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Estimating Unknown Sparsity in Compressed Sensing is a paper about sparse signal. I am just learning the concepts. In the first paragraph, it says that when the number of observation data samples $n$ is less than the signal dimension $p$, then the desired signal $x$ is sparse. I have never come across he term signal dimension. Can somebody please explain what is signal dimension ?

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2 Answers 2

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The signal dimension $p$ refers to the dimension of the signal. The paper in question specifies that it is working in $R^p$, not ($R^1$) because the author wants to take into account multiple dimensions. For example, if your data is a geographic location, you have dimension $p=3$ because the complete description requires 3 numbers: longitude, latitude and altitude.

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  • $\begingroup$ That means it is the number of variables?Can you please explain with an example equation?Or is it like a vector auto regressive model? $\endgroup$
    – Ria George
    Commented Aug 6, 2014 at 2:05
  • $\begingroup$ No that does not mean the number of variables. I gave you an example of geographic location. If that is your variable, you need 3 numbers to completely describe the geographic location of an object: longitude, latitude and altitude. For example, point A is located at co-ordinates (x,y,z). It has nothing to do with vector auto-regressive model. It is not a model at all, just a description. $\endgroup$
    – rocinante
    Commented Aug 6, 2014 at 2:21
  • $\begingroup$ Are they the number of coefficients of a linear regression model, say auto regression model of order 2: AR(2) then is signal dimension p=2? $\endgroup$
    – Ria George
    Commented Aug 6, 2014 at 2:24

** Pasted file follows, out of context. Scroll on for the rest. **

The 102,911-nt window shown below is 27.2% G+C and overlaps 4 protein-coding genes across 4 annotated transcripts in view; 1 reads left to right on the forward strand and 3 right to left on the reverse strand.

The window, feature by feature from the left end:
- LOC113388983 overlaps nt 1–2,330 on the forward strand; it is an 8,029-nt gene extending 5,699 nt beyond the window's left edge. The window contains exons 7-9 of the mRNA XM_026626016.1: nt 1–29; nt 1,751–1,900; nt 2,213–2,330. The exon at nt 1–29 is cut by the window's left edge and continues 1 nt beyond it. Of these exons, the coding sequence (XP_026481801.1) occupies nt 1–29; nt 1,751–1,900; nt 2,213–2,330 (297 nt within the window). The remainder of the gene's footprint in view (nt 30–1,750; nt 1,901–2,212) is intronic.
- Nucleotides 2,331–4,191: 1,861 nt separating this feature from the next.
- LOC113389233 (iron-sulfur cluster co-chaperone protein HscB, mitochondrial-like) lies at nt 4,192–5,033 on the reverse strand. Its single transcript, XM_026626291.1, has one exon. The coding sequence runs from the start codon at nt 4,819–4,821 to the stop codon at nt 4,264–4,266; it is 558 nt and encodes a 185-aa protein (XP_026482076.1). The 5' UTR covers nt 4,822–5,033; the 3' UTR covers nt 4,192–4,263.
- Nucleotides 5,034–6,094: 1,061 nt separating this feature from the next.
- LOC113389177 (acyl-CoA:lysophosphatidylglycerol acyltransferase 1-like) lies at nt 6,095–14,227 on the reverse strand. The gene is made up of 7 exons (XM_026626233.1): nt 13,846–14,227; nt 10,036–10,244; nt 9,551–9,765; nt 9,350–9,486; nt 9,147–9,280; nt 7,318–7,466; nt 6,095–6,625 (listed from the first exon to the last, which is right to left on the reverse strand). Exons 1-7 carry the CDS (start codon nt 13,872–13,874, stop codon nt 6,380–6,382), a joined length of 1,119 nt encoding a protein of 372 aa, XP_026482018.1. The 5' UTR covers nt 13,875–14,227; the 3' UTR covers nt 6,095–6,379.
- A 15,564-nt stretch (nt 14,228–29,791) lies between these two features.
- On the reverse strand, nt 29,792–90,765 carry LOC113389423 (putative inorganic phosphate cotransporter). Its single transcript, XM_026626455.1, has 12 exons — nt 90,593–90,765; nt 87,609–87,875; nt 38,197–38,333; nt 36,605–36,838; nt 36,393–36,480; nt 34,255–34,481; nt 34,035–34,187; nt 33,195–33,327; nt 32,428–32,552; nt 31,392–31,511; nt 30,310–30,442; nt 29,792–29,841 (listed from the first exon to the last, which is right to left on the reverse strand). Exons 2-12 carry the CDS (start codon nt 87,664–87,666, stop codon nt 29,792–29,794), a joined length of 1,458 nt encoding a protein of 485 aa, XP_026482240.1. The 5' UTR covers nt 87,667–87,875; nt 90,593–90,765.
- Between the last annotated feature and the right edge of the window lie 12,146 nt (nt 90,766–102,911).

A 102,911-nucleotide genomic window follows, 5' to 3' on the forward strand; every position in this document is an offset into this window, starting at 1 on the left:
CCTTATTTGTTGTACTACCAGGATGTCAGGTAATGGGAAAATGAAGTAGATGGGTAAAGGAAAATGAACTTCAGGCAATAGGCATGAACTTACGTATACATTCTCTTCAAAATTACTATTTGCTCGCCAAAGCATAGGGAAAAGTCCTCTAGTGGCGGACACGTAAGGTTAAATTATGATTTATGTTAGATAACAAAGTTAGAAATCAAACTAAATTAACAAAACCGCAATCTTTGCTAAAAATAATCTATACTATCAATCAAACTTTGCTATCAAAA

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    $\begingroup$ No. It is not the number of coefficients of any model. It is just the complete description of a single variable. It has nothing to do with the dimension of a model. AR(2) tells you nothing about the dimension of the signal. $\endgroup$
    – rocinante
    Commented Aug 6, 2014 at 2:36
  • $\begingroup$ Ok, so by looking at the signal is there a way to know what the dimension is? The thing is I am learning about sparse regression, and everywhere I get is that the signal dimension must be greater than number of samples observed. So, in this context how do I determine if the model is sparse or not if nothing is reflected in the functional form of the model equation?Shall be obliged for your insights into this matter. $\endgroup$
    – Ria George
    Commented Aug 6, 2014 at 2:41
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Signal dimension is just the dimension of the random variable that is the signal. "Dimension $p$" is a slightly sloppy way of stating the dimension of the support of the random variable is $p$. That is, it's a multivariate signal with $p$ components.

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  • $\begingroup$ Can you please explain with an example of what a multivariate signal is?How it looks like in eQuation form? $\endgroup$
    – Ria George
    Commented Aug 6, 2014 at 2:06
  • $\begingroup$ Color on a computer screen is a 3-dimensional signal of red, green, and blue. This would be represented as a vector $color = (red, green, blue) \in \mathbb{R}^3$. $\endgroup$ Commented Aug 6, 2014 at 2:36
  • $\begingroup$ Both of your answers are different. Does dimensionality means multivariate signal where each variable = dimension?So, in linear regression I will have 3 equations if dimension = 3?Can you please explain with AR model? $\endgroup$
    – Ria George
    Commented Aug 6, 2014 at 2:46
  • $\begingroup$ It's a matter of interpretation. You can think of "color" as one variable, or "red," "green," and "blue" as three separate variables. $\endgroup$ Commented Aug 6, 2014 at 2:51

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